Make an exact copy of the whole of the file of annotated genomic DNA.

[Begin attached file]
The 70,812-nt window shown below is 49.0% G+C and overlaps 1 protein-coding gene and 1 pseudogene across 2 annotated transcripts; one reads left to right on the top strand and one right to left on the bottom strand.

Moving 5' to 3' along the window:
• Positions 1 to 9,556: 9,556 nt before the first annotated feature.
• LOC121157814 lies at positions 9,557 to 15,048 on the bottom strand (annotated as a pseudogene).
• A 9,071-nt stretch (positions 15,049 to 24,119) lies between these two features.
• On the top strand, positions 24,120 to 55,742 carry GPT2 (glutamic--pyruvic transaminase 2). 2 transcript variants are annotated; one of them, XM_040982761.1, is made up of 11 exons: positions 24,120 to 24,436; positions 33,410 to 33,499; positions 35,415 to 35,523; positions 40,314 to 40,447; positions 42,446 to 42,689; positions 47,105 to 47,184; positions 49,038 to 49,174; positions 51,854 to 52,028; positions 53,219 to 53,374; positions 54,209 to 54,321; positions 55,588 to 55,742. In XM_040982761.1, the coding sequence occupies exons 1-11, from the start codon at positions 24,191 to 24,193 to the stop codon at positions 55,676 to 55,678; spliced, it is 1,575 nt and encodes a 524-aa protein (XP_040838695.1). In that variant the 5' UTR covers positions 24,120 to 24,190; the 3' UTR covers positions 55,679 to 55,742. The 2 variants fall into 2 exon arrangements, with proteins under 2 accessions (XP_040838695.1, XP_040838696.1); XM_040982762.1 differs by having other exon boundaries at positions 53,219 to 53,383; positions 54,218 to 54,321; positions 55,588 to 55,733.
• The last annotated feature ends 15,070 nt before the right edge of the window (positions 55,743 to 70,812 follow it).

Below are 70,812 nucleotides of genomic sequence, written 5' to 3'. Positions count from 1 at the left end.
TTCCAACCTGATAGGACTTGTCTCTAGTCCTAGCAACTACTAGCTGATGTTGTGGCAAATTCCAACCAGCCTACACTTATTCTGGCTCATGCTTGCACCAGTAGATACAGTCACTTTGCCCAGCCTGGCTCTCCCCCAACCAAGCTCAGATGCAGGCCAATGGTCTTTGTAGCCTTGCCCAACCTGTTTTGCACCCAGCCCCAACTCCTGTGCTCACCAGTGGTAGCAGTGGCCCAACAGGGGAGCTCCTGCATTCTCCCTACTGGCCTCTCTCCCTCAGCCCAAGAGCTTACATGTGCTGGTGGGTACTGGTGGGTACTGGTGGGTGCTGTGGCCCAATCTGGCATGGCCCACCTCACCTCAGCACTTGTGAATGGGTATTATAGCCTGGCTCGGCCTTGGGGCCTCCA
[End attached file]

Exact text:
The 70,812-nt window shown below is 49.0% G+C and overlaps 1 protein-coding gene and 1 pseudogene across 2 annotated transcripts; one reads left to right on the top strand and one right to left on the bottom strand.

Moving 5' to 3' along the window:
• Positions 1 to 9,556: 9,556 nt before the first annotated feature.
• LOC121157814 lies at positions 9,557 to 15,048 on the bottom strand (annotated as a pseudogene).
• A 9,071-nt stretch (positions 15,049 to 24,119) lies between these two features.
• On the top strand, positions 24,120 to 55,742 carry GPT2 (glutamic--pyruvic transaminase 2). 2 transcript variants are annotated; one of them, XM_040982761.1, is made up of 11 exons: positions 24,120 to 24,436; positions 33,410 to 33,499; positions 35,415 to 35,523; positions 40,314 to 40,447; positions 42,446 to 42,689; positions 47,105 to 47,184; positions 49,038 to 49,174; positions 51,854 to 52,028; positions 53,219 to 53,374; positions 54,209 to 54,321; positions 55,588 to 55,742. In XM_040982761.1, the coding sequence occupies exons 1-11, from the start codon at positions 24,191 to 24,193 to the stop codon at positions 55,676 to 55,678; spliced, it is 1,575 nt and encodes a 524-aa protein (XP_040838695.1). In that variant the 5' UTR covers positions 24,120 to 24,190; the 3' UTR covers positions 55,679 to 55,742. The 2 variants fall into 2 exon arrangements, with proteins under 2 accessions (XP_040838695.1, XP_040838696.1); XM_040982762.1 differs by having other exon boundaries at positions 53,219 to 53,383; positions 54,218 to 54,321; positions 55,588 to 55,733.
• The last annotated feature ends 15,070 nt before the right edge of the window (positions 55,743 to 70,812 follow it).

Below are 70,812 nucleotides of genomic sequence, written 5' to 3'. Positions count from 1 at the left end.
TTCCAACCTGATAGGACTTGTCTCTAGTCCTAGCAACTACTAGCTGATGTTGTGGCAAATTCCAACCAGCCTACACTTATTCTGGCTCATGCTTGCACCAGTAGATACAGTCACTTTGCCCAGCCTGGCTCTCCCCCAACCAAGCTCAGATGCAGGCCAATGGTCTTTGTAGCCTTGCCCAACCTGTTTTGCACCCAGCCCCAACTCCTGTGCTCACCAGTGGTAGCAGTGGCCCAACAGGGGAGCTCCTGCATTCTCCCTACTGGCCTCTCTCCCTCAGCCCAAGAGCTTACATGTGCTGGTGGGTACTGGTGGGTACTGGTGGGTGCTGTGGCCCAATCTGGCATGGCCCACCTCACCTCAGCACTTGTGAATGGGTATTATAGCCTGGCTCGGCCTTGGGGCCTCCA